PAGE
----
The World Health Organization says the coronavirus vaccine is not expected before Christmas

An expert from the World Health Organization hopes that the coronavirus vaccine will not be "realistically" available before Christmas, even before it


An expert from the World Health Organization hopes that the coronavirus vaccine will not be "realistically" available before Christmas, even before it is available.


Mike Ryan, the WHO's head of emergency programs, said vaccine development could be curtailed as much as possible, but "could not reduce corners on security".

This comes after the head of the UK Vaccine Task Force stated that there was a possibility of making a coronavirus vaccine during Christmas.

Many vaccines are now in the third stage and so far none have failed, Drs. "We are seeing signs of hope," Ryan admitted.

“But I think we need to be realistic on two things,” Dr. Ryan warned.

"One, we need to be realistic on time. No matter how hard we try, we need to make sure these vaccines are safe and effective and that it takes time, and we will do it as fast as we can.

"But we do not intend to cut corners on security in any way."

He confirmed: "Actually it will be the first part of next year before we get vaccinated."

Dr. Ryan warned that vaccines are not 100 percent effective and called on people to "be realistic in our expectations."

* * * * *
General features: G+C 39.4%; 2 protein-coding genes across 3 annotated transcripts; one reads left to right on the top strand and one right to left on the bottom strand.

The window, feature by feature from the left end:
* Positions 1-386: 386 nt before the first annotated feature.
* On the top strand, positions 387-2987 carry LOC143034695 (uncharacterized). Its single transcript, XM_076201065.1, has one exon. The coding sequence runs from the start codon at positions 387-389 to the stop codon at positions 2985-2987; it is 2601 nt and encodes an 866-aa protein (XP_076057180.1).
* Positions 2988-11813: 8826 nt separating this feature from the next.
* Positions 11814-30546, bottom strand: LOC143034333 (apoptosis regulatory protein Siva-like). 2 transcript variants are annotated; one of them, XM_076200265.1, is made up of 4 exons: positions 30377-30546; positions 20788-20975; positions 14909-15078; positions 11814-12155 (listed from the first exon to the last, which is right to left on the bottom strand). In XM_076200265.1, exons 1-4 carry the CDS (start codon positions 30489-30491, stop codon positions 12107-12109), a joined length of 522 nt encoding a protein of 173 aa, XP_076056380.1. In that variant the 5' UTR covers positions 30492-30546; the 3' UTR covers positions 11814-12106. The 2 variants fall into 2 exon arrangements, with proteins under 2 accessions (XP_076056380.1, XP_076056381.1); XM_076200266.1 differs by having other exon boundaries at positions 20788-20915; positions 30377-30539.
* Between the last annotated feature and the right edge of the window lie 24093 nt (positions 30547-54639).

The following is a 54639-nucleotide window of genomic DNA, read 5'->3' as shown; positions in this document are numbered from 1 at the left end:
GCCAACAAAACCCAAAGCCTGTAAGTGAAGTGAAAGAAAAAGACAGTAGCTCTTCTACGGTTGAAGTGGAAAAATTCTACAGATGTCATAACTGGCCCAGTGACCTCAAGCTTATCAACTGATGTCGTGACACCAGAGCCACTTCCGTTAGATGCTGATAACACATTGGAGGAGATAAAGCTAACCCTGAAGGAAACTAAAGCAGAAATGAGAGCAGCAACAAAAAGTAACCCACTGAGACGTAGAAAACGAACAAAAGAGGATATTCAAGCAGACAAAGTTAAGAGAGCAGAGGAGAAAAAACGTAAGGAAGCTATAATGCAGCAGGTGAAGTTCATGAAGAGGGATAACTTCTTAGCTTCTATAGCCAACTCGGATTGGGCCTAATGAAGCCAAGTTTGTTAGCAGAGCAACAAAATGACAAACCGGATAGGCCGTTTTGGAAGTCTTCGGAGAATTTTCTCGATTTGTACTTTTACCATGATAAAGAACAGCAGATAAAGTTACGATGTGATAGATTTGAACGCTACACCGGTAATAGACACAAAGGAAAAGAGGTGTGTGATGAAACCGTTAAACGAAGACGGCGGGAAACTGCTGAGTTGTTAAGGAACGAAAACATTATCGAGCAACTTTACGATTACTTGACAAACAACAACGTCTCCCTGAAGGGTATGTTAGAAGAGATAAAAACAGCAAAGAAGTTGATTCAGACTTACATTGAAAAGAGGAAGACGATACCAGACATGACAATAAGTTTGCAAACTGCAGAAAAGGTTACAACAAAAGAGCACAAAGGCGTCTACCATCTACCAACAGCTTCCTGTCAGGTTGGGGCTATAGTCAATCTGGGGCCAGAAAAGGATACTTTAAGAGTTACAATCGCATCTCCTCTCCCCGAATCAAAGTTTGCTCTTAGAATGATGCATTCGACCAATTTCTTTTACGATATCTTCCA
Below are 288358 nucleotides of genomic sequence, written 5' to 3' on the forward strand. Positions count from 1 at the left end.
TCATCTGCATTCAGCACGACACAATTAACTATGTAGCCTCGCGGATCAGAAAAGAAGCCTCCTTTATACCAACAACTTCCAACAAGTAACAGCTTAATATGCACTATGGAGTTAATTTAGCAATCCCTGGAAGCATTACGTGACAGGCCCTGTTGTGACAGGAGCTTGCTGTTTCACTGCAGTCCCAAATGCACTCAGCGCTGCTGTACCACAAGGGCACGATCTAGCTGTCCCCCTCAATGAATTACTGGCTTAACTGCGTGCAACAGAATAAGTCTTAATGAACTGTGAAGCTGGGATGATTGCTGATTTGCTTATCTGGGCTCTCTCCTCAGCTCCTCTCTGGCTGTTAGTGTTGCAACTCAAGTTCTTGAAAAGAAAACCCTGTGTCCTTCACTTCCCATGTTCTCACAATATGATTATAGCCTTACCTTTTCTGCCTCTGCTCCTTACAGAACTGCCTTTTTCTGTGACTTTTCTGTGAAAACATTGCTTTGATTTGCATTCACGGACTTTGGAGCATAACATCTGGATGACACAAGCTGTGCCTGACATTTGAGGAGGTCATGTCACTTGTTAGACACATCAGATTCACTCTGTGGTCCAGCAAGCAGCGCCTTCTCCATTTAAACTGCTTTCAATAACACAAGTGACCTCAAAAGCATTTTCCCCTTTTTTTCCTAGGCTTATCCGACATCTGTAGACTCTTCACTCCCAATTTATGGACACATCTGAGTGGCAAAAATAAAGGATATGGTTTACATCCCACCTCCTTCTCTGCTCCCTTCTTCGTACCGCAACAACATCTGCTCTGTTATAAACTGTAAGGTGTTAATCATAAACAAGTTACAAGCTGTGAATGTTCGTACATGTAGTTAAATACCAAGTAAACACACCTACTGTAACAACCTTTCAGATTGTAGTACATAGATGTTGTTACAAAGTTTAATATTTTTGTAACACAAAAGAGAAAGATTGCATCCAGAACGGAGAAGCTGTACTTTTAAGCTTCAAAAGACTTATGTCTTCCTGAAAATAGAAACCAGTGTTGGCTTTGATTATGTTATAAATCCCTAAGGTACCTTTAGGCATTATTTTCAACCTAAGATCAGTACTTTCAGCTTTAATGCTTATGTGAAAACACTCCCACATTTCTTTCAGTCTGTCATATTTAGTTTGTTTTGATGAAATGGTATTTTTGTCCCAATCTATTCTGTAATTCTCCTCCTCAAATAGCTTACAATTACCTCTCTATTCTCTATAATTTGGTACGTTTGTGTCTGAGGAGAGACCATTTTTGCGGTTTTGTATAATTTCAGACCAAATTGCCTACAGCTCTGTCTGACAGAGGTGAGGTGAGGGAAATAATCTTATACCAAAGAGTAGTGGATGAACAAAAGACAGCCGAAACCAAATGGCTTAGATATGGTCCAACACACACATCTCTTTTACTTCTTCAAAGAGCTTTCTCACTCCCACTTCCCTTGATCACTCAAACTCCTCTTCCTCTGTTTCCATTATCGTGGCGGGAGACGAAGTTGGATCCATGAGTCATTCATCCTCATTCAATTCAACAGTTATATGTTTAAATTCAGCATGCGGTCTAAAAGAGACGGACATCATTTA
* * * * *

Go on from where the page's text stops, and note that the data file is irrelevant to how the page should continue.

"It remains to be seen how effective this vaccine will be and how long the protection will last," he said.

“We’re going to be vaccinated in two or three months, and then suddenly this virus disappears - I’d like to say.

"But it's not realistic and it's important that we be realistic in our expectations."

Dr Ryan spoke with Dr Maria van Kerkhov on Wednesday, urging people to "do what we can now", including washing hands, wearing social masks, and wearing face masks.

"We need to apply the best vaccines and get the best treatment, but we have to be realistic and do what we can now," he said.

"There is a lot we can do right now, and if we have already suppressed it, vaccination will make it much easier to get rid of this virus."

The news comes after scientists at Oxford University discovered that the coronavirus vaccine "is safe and stimulates the immune response."

A team of experts, led by Professor Sarah Gilbert, will complete them in the fall to conduct more extensive community trials in the UK and abroad.

Dr. Ryan thanked the volunteers who came forward to take part in the vaccine tests.

"Real-world tests are very different and we really thank those who volunteered for the studies."

"They're doing very important studies and people go ahead and say 'yes, I want to be a part of this study.'

"This is a great contribution to the whole world. It is a great gift to humanity."

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